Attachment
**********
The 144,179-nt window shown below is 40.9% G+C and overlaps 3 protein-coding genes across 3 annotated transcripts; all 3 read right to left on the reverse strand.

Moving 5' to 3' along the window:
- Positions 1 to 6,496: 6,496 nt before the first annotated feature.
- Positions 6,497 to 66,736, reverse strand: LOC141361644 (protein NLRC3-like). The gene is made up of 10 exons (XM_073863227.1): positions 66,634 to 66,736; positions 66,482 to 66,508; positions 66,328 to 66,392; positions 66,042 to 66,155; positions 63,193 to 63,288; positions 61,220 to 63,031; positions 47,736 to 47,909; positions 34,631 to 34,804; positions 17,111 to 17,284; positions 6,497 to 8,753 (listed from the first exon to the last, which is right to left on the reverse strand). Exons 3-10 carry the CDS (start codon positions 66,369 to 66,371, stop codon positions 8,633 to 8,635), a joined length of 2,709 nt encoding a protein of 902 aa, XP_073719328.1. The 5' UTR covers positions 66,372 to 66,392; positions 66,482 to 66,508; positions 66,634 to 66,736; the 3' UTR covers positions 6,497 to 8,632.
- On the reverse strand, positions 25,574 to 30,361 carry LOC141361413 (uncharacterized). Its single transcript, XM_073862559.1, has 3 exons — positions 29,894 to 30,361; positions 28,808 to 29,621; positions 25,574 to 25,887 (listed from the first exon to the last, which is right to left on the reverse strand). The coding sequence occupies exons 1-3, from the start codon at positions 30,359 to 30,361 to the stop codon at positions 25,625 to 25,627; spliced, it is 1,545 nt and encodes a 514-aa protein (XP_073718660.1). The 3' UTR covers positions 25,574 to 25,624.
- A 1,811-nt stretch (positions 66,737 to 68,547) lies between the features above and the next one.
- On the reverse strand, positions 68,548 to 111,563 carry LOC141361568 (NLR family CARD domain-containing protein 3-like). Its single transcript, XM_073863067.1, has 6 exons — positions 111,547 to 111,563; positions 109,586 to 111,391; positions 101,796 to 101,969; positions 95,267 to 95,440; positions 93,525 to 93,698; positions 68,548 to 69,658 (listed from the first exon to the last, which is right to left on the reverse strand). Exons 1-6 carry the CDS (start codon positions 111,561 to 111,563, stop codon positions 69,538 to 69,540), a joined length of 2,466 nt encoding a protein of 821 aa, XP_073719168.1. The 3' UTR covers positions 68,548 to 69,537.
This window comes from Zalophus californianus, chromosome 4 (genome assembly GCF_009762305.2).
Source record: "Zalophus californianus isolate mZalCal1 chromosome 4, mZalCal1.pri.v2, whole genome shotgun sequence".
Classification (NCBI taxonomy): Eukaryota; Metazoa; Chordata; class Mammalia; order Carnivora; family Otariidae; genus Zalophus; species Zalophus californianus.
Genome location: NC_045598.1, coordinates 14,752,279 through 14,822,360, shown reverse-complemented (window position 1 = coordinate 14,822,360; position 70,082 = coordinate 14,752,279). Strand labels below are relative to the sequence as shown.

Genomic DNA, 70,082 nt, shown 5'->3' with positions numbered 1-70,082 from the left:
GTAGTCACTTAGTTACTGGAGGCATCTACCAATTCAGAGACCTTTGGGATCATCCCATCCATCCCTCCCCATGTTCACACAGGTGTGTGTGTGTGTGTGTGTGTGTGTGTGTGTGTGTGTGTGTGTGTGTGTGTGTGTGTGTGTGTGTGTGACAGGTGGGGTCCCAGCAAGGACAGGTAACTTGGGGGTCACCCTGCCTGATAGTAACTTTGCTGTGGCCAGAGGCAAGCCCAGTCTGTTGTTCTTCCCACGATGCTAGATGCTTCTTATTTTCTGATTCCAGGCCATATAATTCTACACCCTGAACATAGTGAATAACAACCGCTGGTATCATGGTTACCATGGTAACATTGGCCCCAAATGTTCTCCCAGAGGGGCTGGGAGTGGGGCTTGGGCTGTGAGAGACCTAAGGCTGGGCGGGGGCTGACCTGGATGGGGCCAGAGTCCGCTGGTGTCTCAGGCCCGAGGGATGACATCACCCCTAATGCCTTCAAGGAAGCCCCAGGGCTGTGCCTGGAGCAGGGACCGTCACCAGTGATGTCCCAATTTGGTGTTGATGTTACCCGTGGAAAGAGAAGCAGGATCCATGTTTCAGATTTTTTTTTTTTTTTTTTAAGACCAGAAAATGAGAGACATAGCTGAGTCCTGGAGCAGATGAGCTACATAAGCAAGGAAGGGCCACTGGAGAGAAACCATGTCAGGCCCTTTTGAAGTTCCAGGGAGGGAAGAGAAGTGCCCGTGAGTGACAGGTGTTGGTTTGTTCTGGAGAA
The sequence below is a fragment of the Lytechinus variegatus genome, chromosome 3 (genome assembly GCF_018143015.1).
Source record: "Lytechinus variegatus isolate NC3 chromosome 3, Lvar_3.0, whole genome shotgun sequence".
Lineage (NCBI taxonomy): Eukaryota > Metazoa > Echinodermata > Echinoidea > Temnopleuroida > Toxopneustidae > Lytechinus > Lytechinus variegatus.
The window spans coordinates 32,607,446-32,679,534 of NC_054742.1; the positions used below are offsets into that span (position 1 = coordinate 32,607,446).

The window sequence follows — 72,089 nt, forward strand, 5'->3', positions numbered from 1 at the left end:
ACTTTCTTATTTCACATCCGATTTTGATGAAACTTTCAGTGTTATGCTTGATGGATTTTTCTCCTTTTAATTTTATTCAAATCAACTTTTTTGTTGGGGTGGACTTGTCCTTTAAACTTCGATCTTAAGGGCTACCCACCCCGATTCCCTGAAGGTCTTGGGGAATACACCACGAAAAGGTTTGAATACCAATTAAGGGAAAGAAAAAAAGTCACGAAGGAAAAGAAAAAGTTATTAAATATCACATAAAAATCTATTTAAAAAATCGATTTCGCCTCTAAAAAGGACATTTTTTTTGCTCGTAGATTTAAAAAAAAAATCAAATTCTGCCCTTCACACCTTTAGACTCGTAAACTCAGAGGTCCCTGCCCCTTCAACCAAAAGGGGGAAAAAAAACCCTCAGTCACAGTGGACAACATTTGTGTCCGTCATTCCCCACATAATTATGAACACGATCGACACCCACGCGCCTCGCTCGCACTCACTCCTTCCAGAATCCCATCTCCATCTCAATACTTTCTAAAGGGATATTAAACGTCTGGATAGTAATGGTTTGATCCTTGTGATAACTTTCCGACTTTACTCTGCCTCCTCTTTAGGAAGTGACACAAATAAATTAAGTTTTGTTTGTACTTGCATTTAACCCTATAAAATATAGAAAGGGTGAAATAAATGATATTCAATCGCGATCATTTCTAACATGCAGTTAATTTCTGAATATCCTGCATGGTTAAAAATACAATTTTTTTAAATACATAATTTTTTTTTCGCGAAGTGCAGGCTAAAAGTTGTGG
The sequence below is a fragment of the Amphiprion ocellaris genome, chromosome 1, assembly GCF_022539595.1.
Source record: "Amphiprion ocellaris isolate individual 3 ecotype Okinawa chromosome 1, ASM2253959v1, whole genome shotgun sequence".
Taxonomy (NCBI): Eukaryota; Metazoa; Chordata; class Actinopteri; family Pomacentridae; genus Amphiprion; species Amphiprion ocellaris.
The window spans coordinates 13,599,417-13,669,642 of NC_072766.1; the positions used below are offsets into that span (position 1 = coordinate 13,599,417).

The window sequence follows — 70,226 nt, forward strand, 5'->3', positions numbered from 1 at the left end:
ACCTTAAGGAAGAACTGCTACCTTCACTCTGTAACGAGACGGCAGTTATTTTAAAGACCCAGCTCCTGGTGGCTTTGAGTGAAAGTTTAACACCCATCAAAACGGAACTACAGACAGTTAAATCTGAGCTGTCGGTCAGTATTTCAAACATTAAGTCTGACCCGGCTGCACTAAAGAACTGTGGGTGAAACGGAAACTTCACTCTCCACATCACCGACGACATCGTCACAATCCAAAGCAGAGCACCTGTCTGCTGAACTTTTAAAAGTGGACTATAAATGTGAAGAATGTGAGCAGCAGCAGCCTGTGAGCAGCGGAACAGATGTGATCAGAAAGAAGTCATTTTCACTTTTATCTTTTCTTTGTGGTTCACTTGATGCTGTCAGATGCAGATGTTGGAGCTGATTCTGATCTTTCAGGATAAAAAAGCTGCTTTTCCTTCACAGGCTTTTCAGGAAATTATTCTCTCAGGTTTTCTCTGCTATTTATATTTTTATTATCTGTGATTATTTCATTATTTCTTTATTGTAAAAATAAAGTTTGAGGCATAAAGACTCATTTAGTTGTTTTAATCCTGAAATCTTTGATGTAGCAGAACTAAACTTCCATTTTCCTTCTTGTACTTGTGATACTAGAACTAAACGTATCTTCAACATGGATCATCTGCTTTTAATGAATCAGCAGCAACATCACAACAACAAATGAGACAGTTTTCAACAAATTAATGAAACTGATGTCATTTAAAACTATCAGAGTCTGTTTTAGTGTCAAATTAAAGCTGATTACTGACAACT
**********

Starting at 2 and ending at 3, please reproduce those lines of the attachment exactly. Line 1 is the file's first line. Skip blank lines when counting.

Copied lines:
Moving 5' to 3' along the window:
- Positions 1 to 6,496: 6,496 nt before the first annotated feature.